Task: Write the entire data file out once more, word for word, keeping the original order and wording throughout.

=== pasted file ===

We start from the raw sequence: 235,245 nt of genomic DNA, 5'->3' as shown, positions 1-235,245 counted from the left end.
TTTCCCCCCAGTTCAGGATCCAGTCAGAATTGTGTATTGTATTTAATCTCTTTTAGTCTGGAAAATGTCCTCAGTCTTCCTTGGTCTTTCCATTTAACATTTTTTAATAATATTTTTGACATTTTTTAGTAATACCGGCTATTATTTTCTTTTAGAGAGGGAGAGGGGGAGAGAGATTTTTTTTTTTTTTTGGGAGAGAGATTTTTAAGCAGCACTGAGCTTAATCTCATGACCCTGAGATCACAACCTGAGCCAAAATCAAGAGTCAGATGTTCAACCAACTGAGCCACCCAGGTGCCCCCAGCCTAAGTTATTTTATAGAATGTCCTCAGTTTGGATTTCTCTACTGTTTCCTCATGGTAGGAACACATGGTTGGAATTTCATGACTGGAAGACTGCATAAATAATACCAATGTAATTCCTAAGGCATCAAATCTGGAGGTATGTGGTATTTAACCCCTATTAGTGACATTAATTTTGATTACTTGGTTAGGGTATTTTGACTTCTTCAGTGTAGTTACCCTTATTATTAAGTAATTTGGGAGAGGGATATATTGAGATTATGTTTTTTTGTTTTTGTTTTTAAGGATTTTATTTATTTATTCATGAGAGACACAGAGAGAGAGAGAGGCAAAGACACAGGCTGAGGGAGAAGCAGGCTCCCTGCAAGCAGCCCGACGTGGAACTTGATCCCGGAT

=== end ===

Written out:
We start from the raw sequence: 235,245 nt of genomic DNA, 5'->3' as shown, positions 1-235,245 counted from the left end.
TTTCCCCCCAGTTCAGGATCCAGTCAGAATTGTGTATTGTATTTAATCTCTTTTAGTCTGGAAAATGTCCTCAGTCTTCCTTGGTCTTTCCATTTAACATTTTTTAATAATATTTTTGACATTTTTTAGTAATACCGGCTATTATTTTCTTTTAGAGAGGGAGAGGGGGAGAGAGATTTTTTTTTTTTTTTGGGAGAGAGATTTTTAAGCAGCACTGAGCTTAATCTCATGACCCTGAGATCACAACCTGAGCCAAAATCAAGAGTCAGATGTTCAACCAACTGAGCCACCCAGGTGCCCCCAGCCTAAGTTATTTTATAGAATGTCCTCAGTTTGGATTTCTCTACTGTTTCCTCATGGTAGGAACACATGGTTGGAATTTCATGACTGGAAGACTGCATAAATAATACCAATGTAATTCCTAAGGCATCAAATCTGGAGGTATGTGGTATTTAACCCCTATTAGTGACATTAATTTTGATTACTTGGTTAGGGTATTTTGACTTCTTCAGTGTAGTTACCCTTATTATTAAGTAATTTGGGAGAGGGATATATTGAGATTATGTTTTTTTGTTTTTGTTTTTAAGGATTTTATTTATTTATTCATGAGAGACACAGAGAGAGAGAGAGGCAAAGACACAGGCTGAGGGAGAAGCAGGCTCCCTGCAAGCAGCCCGACGTGGAACTTGATCCCGGAT